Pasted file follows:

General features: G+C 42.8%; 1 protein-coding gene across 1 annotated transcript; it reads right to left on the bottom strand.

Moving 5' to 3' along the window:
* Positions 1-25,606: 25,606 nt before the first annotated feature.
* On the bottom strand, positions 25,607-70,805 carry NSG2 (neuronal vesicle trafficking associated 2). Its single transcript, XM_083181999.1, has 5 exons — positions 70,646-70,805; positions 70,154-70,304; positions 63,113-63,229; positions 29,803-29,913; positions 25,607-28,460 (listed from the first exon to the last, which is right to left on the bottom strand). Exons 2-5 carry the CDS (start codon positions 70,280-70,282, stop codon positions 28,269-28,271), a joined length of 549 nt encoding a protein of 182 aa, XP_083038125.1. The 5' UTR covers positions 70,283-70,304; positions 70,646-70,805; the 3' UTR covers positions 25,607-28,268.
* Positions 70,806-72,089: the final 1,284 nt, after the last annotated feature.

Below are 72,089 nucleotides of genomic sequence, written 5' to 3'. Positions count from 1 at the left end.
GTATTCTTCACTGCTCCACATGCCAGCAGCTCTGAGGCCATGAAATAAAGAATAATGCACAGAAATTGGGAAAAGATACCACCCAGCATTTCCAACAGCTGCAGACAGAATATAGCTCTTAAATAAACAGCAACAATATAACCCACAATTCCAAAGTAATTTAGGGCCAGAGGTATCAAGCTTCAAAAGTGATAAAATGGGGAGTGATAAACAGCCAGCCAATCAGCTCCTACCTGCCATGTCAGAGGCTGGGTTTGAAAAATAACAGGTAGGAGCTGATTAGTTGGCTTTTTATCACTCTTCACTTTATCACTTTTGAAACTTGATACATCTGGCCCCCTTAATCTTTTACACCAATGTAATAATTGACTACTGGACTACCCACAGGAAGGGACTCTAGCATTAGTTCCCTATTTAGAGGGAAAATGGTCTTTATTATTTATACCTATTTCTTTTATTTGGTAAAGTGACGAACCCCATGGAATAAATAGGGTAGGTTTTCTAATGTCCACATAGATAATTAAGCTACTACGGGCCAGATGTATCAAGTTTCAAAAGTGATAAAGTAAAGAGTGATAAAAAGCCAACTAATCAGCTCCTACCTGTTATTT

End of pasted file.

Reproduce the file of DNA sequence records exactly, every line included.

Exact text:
General features: G+C 42.8%; 1 protein-coding gene across 1 annotated transcript; it reads right to left on the bottom strand.

Moving 5' to 3' along the window:
* Positions 1-25,606: 25,606 nt before the first annotated feature.
* On the bottom strand, positions 25,607-70,805 carry NSG2 (neuronal vesicle trafficking associated 2). Its single transcript, XM_083181999.1, has 5 exons — positions 70,646-70,805; positions 70,154-70,304; positions 63,113-63,229; positions 29,803-29,913; positions 25,607-28,460 (listed from the first exon to the last, which is right to left on the bottom strand). Exons 2-5 carry the CDS (start codon positions 70,280-70,282, stop codon positions 28,269-28,271), a joined length of 549 nt encoding a protein of 182 aa, XP_083038125.1. The 5' UTR covers positions 70,283-70,304; positions 70,646-70,805; the 3' UTR covers positions 25,607-28,268.
* Positions 70,806-72,089: the final 1,284 nt, after the last annotated feature.

Below are 72,089 nucleotides of genomic sequence, written 5' to 3'. Positions count from 1 at the left end.
GTATTCTTCACTGCTCCACATGCCAGCAGCTCTGAGGCCATGAAATAAAGAATAATGCACAGAAATTGGGAAAAGATACCACCCAGCATTTCCAACAGCTGCAGACAGAATATAGCTCTTAAATAAACAGCAACAATATAACCCACAATTCCAAAGTAATTTAGGGCCAGAGGTATCAAGCTTCAAAAGTGATAAAATGGGGAGTGATAAACAGCCAGCCAATCAGCTCCTACCTGCCATGTCAGAGGCTGGGTTTGAAAAATAACAGGTAGGAGCTGATTAGTTGGCTTTTTATCACTCTTCACTTTATCACTTTTGAAACTTGATACATCTGGCCCCCTTAATCTTTTACACCAATGTAATAATTGACTACTGGACTACCCACAGGAAGGGACTCTAGCATTAGTTCCCTATTTAGAGGGAAAATGGTCTTTATTATTTATACCTATTTCTTTTATTTGGTAAAGTGACGAACCCCATGGAATAAATAGGGTAGGTTTTCTAATGTCCACATAGATAATTAAGCTACTACGGGCCAGATGTATCAAGTTTCAAAAGTGATAAAGTAAAGAGTGATAAAAAGCCAACTAATCAGCTCCTACCTGTTATTT